New Forest Film Festival: Shock Treatment
When Shock Treatment came out, I considered avoiding it on principle.
As much as I enjoyed the lopsided delights of Rocky Horror, I have had a fractious relationship with it. I spent a summer as an usher assisting janitors with the toxic post RHPS cleanup into the wee hours, and then a couple of years later permanently damaged a knee doing the Time Warp. (the whole sordid tale is here: ) As it was hyped, Shock Treatment seemed like a tacky attempt to cash in instantly on the eventual success of Rocky Horror Picture Show. I was wary that a new Rocky Horror, without a developed fan interactive script to prop up the saggy parts might be pretty tedious (try watching the last 3rd of RHPS on video -- alone).
Then a friend who actually saw it told me it was rubbish, so I left it.
Then came the New Forest Film Festival, not just the chance to see the movie, but to Q&A Richard O'Brien, the impish chrome dome creator. By now there was an air of mystery and nostalgia to the film. Would it benefit by today's lowered standards? Would it be charmingly retro? Would it just be good enough to have a half decent musical with some of the outré sensibilities of Rocky Horror?
It sounded like something that my wife might enjoy. Then I was short listed for the Festival's Critic of the Year competition, with the winners revealed at the Shock Treatment screening and awards presented by Richard O'Brien himself. Along with comp tickets for the short listees. It had become a must see.
O'Brien was a bit late, so Mark Kermode aptly presented the critics award. O'Brien makes an entrance and uses his full on lovey actorly projection to present the film competition awards. The subsequent Q&A covers the film, about which O'Brien issues a pre-emptive apologia, and some of his other mostly theatrical projects. He's really sweet, he maybe went on a bit too mea culpa about Shock Treatment. He calls it deeply flawed, he's very self-deprecating about his own performance in it, and he hints about an unhappy shoot during which familiarity had bred contempt, the director had become unapproachable and others became lost in their own ego trips. He does rate the songs which he touts as "better than Rocky Horror."
There were some enthusiastic fans of the film who came in full mufti. An oddity to the rest of the audience, unfamiliar with the characters, and not really geared up for their interactive script, ala Rocky Horror. They soldiered on with their responses for a few minutes, but abandon their attempt either through embarrassment, or kindness to the bewildered majority as there is too much going on, the film is hard enough to tune into without the added backchat. It was hard not to feel sorry them with their sincere earnestness, but I was glad they shut up.
Shock Treatment is by any estimation, a mess. It throws you in the deep end, there's a lot to take in, a soap opera's worth of characters and plot strands, and the film doesn't really give you any time to do it. The satirical and fantastical conceit, that a small town, obsessed with fame, exists within a television studio, not in a hidden camera fake town like the Truman Show way, but literally with cameras, lights, sets, townspeople as studio audience, social luminaries and wannabe climbers as talk show celebrities way, is all done with such breathless bravura that it doesn't pause to flesh itself out in a sensible fashion. Just when it finally starts to make sense and give you some reasons to care about the characters, it ends.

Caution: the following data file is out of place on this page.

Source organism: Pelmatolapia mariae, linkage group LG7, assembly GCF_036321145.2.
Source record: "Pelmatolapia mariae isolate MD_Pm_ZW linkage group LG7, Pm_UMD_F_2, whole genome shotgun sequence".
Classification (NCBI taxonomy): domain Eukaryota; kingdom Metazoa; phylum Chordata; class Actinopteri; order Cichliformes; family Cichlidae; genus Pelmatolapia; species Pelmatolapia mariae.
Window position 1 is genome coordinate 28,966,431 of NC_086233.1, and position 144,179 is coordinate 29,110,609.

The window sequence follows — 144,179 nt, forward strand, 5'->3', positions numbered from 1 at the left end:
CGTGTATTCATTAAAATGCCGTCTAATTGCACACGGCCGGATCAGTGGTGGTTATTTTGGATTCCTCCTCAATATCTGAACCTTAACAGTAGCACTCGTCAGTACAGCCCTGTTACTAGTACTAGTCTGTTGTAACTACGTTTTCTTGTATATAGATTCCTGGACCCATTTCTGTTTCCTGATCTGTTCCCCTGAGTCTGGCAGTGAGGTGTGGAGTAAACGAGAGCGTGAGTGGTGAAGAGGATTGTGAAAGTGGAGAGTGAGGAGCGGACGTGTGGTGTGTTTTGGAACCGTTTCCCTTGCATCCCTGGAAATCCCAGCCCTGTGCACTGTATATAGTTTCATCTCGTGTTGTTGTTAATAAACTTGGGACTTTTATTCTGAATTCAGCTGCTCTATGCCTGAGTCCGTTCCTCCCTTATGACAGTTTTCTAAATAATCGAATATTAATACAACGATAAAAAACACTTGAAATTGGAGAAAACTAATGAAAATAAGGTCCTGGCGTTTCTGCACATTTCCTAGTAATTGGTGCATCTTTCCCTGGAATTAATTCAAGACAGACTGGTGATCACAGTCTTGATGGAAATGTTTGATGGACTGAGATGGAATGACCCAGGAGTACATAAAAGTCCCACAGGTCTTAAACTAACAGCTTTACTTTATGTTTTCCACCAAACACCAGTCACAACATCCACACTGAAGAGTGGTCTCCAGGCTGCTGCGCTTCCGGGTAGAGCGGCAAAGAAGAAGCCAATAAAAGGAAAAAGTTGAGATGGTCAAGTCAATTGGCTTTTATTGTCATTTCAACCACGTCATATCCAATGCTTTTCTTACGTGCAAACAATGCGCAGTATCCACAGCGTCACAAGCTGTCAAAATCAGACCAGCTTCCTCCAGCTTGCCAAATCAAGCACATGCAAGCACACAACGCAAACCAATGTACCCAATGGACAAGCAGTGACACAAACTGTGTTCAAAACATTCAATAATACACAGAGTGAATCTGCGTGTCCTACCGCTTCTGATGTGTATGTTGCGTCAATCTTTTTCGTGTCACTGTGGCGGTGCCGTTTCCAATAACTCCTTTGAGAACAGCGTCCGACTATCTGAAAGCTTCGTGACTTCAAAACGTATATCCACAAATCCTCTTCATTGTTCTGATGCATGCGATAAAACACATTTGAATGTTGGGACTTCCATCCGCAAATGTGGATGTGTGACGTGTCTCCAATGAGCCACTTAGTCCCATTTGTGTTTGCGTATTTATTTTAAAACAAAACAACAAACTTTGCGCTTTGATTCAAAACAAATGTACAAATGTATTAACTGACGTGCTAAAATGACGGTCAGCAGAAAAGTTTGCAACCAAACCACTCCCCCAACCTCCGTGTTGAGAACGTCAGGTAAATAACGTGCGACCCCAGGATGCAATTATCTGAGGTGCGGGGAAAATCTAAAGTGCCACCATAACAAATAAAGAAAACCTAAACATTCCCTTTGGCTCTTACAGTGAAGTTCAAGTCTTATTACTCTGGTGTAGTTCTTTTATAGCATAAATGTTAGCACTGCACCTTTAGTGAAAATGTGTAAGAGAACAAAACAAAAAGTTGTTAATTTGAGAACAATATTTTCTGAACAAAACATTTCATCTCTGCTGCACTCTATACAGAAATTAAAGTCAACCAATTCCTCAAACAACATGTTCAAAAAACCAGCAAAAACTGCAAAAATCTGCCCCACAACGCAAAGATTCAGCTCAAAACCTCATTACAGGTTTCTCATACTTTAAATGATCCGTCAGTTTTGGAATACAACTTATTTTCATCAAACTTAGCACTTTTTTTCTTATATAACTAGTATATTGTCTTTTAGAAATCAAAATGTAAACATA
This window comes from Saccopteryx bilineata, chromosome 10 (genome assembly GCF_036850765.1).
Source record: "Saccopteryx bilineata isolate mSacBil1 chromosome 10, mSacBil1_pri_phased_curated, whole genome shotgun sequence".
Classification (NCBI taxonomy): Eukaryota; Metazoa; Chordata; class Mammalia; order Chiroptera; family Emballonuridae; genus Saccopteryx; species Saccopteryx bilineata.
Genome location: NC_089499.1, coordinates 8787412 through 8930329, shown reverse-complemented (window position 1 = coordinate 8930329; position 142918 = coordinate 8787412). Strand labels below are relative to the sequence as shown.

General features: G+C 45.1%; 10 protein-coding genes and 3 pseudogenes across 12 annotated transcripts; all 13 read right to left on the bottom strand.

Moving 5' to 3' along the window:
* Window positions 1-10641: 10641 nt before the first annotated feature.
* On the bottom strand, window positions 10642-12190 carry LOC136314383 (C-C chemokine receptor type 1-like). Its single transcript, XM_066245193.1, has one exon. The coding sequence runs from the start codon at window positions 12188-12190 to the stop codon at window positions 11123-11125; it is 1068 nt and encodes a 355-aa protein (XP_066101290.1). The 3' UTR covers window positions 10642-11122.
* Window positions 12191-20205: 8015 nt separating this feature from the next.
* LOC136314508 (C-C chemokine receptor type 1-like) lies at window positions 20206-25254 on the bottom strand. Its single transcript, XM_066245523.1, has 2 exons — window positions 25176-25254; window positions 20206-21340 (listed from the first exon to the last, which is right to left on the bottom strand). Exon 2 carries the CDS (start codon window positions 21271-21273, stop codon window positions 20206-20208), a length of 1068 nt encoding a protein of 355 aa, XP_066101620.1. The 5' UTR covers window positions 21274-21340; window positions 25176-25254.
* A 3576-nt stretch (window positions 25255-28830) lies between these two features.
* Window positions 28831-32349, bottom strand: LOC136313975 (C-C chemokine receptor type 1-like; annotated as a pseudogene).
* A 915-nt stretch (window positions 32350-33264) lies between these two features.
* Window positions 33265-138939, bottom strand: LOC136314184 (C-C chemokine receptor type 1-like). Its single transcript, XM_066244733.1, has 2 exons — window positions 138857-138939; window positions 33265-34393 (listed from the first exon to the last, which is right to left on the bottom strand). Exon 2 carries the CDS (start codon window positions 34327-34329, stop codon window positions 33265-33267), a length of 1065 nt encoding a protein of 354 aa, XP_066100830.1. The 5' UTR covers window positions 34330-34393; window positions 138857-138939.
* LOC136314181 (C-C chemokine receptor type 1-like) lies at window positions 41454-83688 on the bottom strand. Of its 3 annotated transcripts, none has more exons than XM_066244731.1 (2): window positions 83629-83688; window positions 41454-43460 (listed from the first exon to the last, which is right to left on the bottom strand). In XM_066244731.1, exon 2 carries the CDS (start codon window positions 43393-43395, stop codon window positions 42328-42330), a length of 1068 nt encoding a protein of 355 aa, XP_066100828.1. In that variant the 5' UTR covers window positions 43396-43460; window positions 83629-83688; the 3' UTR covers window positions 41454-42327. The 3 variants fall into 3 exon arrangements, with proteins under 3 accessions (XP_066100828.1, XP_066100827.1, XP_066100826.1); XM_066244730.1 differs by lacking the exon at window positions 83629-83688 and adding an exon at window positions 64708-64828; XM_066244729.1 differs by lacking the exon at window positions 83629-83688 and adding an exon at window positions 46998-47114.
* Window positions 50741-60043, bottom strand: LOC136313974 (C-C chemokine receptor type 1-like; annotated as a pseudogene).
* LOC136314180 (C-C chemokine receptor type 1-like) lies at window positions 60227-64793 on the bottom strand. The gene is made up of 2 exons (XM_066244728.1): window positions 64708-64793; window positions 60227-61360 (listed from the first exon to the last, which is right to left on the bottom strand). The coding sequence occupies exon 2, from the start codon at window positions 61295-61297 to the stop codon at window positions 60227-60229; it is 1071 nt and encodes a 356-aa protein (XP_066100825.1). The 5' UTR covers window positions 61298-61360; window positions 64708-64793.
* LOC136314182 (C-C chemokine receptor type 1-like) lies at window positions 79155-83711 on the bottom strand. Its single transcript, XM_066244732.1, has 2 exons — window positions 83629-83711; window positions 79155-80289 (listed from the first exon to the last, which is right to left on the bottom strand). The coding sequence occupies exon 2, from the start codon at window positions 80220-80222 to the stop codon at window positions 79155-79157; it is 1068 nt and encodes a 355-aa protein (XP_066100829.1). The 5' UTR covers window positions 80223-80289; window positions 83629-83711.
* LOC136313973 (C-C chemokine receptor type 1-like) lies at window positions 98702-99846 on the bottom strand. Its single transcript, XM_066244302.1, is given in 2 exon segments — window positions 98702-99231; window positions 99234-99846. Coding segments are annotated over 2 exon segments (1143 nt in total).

Having had my originally low expectations lowered even further, by Richard O'Brien himself, I actually enjoyed it. Despite his protestations, his performance is fine, but there's not much to his character. O'Brien had said he was proud of the score, and on only one listen, I'd say he has every right to be.
It might have been more workable if it had something to make the "Brad" and "Janet" characters sympathetic, something more than sharing names with RHPS characters. Maybe a single number at the beginning introducing them at a happier time and showing how they end up in TV hell. As it stands it doesn't really have clear protagonists, and the outstanding ensemble, Jessica Harper, Cliff De Young, Barry Humphries, Ruby Wax and RHPS alums Patricia Quinn and Charles Gray with minor turns by Rik Mayall and Sinitta, aren't given much more to do than to be loud and hit their marks.
To suggest that it's prescient about reality TV and today's celebrity culture is stretching the point a bit, its satirical barbs are aimed in that direction, but it's unclear what it wants to say about it. The scattershot verve does manage to carry it along most of the way, although it does run out of steam a couple of times. Once you forgive the lulls and other obvious flaws, it's enjoyable. and the best musical film I'm likely to see this year, this side of The Muppets.
It is drenched in visual style and striking production design. Along with the songs it's perhaps best enjoyed as a collection of vintage music videos. MTV in the '80's glory days. Nice song, Nice video, Shame about the Plot.
[For good measure here's a YouTube clip someone else made of the beginning of Mark's Q&A with Richard O'Brien:
My "backstory" with Richard O'Brien can be read in:
My Life in the Movies: Richard O'Brien , Unintentionally My Nemesis
And the O'Brien free presentation of the Film Critic of the year award:
New Forest Film Festival: And the Winner...]